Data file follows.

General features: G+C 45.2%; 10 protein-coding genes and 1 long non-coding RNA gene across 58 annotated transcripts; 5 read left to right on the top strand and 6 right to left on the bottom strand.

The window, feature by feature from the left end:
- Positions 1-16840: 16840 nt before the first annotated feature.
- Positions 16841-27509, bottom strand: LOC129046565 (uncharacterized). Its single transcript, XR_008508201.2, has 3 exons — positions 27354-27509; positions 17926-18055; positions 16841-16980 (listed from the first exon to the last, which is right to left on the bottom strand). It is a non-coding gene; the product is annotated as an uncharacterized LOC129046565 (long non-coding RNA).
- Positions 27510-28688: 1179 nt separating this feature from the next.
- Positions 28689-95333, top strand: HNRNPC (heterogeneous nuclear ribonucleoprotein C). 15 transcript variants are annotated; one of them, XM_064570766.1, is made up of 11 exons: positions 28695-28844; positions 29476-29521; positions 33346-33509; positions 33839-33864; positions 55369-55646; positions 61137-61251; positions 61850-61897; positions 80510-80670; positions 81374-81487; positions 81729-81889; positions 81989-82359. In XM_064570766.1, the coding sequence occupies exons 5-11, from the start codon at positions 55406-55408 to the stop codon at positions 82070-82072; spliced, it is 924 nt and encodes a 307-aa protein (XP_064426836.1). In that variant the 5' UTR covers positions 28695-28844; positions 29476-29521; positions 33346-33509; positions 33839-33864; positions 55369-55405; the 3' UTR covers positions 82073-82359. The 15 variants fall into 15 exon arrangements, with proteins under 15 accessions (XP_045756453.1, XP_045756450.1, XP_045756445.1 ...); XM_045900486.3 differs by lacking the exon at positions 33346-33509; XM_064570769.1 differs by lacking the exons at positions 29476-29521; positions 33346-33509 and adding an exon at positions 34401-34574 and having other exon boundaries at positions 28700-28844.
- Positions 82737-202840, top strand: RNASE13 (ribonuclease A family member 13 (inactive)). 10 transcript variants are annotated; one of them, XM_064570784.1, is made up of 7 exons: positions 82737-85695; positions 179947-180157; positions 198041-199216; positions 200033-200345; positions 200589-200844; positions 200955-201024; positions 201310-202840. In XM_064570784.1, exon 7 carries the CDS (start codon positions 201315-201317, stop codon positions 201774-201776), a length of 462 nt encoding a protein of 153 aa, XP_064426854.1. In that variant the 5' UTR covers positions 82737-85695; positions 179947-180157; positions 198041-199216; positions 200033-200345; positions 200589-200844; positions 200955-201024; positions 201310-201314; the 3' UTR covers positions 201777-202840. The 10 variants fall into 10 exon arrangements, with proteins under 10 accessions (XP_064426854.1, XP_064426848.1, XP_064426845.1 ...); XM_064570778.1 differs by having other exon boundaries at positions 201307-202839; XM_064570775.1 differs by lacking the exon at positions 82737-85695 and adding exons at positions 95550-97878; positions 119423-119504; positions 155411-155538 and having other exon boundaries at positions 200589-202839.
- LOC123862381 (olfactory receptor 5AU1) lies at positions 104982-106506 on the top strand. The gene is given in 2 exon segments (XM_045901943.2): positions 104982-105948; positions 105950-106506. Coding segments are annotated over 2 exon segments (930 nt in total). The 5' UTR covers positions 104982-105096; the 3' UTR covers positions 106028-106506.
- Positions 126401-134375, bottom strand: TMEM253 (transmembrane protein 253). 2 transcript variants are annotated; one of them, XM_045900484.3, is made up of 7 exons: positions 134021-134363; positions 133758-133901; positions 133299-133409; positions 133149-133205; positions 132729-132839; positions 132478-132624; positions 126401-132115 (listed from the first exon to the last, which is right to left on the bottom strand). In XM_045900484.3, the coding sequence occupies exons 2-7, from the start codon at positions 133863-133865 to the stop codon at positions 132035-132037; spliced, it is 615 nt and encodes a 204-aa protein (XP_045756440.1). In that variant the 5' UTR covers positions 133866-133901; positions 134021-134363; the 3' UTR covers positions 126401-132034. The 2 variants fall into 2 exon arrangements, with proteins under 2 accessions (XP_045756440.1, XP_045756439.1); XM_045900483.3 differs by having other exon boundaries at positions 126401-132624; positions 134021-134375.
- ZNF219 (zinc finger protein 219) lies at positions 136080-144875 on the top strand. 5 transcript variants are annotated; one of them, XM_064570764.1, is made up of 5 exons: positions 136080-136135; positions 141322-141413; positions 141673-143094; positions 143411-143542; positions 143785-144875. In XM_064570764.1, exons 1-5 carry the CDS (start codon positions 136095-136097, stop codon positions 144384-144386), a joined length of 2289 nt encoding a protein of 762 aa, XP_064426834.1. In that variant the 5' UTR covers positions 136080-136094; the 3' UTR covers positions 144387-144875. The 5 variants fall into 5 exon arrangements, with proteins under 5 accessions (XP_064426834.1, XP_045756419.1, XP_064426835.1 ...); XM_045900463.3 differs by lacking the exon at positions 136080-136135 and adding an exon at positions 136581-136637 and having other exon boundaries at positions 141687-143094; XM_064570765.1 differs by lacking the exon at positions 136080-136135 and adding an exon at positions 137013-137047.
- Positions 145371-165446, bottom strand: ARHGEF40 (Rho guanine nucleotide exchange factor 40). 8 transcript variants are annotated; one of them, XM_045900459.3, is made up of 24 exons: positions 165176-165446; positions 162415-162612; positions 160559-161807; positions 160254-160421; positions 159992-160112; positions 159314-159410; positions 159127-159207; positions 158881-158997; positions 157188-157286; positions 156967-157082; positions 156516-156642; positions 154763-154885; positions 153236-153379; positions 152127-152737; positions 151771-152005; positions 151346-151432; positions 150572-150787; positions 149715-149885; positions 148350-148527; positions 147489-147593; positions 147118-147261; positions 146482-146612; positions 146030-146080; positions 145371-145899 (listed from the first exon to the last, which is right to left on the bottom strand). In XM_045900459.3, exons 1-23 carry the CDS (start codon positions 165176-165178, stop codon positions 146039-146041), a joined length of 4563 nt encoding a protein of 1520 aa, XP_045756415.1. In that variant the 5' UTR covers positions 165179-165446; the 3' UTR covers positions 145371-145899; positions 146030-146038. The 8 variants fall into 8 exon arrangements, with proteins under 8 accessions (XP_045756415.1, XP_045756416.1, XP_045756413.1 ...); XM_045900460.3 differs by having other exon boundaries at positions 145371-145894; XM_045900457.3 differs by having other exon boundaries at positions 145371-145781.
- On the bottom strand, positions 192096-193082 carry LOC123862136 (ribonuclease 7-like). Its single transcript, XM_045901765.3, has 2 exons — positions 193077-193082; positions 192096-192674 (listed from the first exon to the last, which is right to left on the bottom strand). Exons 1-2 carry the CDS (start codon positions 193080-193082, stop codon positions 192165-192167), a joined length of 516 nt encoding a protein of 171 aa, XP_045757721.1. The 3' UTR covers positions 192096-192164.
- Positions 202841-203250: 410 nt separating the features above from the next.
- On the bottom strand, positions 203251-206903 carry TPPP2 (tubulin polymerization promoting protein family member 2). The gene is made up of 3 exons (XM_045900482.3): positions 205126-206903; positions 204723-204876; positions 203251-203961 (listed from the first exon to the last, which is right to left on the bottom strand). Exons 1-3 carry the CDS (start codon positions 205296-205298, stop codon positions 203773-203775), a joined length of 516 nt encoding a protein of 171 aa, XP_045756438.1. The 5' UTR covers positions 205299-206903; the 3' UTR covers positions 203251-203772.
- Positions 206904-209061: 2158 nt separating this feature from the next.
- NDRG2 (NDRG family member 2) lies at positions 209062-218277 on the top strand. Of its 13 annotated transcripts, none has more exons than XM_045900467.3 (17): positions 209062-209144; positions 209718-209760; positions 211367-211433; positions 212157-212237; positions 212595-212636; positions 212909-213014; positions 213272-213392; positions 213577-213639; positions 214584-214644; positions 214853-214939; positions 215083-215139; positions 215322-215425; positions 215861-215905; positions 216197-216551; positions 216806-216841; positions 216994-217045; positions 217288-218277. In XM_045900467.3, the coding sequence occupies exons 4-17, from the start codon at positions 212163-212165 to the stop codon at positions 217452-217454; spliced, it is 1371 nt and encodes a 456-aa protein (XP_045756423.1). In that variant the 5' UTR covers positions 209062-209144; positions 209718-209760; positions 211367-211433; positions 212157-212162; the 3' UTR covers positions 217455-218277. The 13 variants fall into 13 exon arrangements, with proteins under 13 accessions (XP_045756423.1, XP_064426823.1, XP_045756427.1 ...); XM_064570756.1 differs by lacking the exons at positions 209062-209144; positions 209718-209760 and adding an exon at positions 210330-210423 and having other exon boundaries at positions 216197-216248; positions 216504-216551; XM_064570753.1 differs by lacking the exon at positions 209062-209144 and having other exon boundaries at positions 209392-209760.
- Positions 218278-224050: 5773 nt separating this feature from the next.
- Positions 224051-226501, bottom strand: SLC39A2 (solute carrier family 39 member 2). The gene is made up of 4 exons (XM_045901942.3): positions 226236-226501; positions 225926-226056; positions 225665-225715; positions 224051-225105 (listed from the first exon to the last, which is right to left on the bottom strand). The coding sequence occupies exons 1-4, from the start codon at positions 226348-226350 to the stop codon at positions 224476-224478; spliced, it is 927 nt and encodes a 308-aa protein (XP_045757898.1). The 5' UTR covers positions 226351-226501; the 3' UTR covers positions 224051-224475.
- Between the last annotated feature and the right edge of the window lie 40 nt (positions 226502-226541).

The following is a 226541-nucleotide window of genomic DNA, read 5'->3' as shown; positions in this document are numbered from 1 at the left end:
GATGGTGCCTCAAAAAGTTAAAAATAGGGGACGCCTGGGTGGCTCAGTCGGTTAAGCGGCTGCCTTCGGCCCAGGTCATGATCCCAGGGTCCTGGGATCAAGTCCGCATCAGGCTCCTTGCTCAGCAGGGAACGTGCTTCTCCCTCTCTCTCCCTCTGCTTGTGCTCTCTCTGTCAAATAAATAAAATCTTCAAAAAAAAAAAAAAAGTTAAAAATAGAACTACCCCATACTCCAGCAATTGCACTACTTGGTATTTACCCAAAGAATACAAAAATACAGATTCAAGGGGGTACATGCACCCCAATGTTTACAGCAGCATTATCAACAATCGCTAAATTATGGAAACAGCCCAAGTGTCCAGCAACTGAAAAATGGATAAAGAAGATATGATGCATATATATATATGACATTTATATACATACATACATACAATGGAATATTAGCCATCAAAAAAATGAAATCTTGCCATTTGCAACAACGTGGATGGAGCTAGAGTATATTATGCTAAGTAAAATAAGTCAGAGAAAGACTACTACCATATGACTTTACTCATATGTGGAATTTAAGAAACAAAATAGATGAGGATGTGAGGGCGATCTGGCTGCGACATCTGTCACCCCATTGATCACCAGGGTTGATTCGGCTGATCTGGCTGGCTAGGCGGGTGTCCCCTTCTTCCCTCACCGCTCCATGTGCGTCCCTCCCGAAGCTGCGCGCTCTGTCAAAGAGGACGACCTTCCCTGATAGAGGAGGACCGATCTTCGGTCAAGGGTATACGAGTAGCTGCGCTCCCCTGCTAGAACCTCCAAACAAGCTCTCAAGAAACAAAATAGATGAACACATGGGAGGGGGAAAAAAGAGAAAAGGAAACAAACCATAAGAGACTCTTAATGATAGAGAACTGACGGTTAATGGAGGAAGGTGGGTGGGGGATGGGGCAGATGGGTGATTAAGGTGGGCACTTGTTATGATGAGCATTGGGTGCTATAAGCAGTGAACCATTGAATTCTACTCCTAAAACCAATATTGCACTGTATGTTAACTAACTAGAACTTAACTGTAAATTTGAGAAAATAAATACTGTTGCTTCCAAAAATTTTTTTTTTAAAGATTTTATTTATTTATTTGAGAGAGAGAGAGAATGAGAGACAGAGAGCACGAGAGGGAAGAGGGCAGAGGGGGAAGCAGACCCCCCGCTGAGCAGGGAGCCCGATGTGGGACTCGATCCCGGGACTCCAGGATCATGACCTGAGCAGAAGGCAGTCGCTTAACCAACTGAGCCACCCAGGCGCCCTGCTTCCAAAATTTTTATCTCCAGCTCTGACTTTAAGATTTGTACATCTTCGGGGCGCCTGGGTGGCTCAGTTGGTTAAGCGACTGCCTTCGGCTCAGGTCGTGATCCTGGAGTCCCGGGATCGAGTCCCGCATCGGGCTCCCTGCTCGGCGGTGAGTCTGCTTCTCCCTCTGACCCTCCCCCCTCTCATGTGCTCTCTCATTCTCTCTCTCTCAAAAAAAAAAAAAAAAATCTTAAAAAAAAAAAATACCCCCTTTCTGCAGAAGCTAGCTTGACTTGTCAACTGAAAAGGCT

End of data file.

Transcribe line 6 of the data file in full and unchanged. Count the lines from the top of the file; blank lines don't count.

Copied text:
- Positions 28689-95333, top strand: HNRNPC (heterogeneous nuclear ribonucleoprotein C). 15 transcript variants are annotated; one of them, XM_064570766.1, is made up of 11 exons: positions 28695-28844; positions 29476-29521; positions 33346-33509; positions 33839-33864; positions 55369-55646; positions 61137-61251; positions 61850-61897; positions 80510-80670; positions 81374-81487; positions 81729-81889; positions 81989-82359. In XM_064570766.1, the coding sequence occupies exons 5-11, from the start codon at positions 55406-55408 to the stop codon at positions 82070-82072; spliced, it is 924 nt and encodes a 307-aa protein (XP_064426836.1). In that variant the 5' UTR covers positions 28695-28844; positions 29476-29521; positions 33346-33509; positions 33839-33864; positions 55369-55405; the 3' UTR covers positions 82073-82359. The 15 variants fall into 15 exon arrangements, with proteins under 15 accessions (XP_045756453.1, XP_045756450.1, XP_045756445.1 ...); XM_045900486.3 differs by lacking the exon at positions 33346-33509; XM_064570769.1 differs by lacking the exons at positions 29476-29521; positions 33346-33509 and adding an exon at positions 34401-34574 and having other exon boundaries at positions 28700-28844.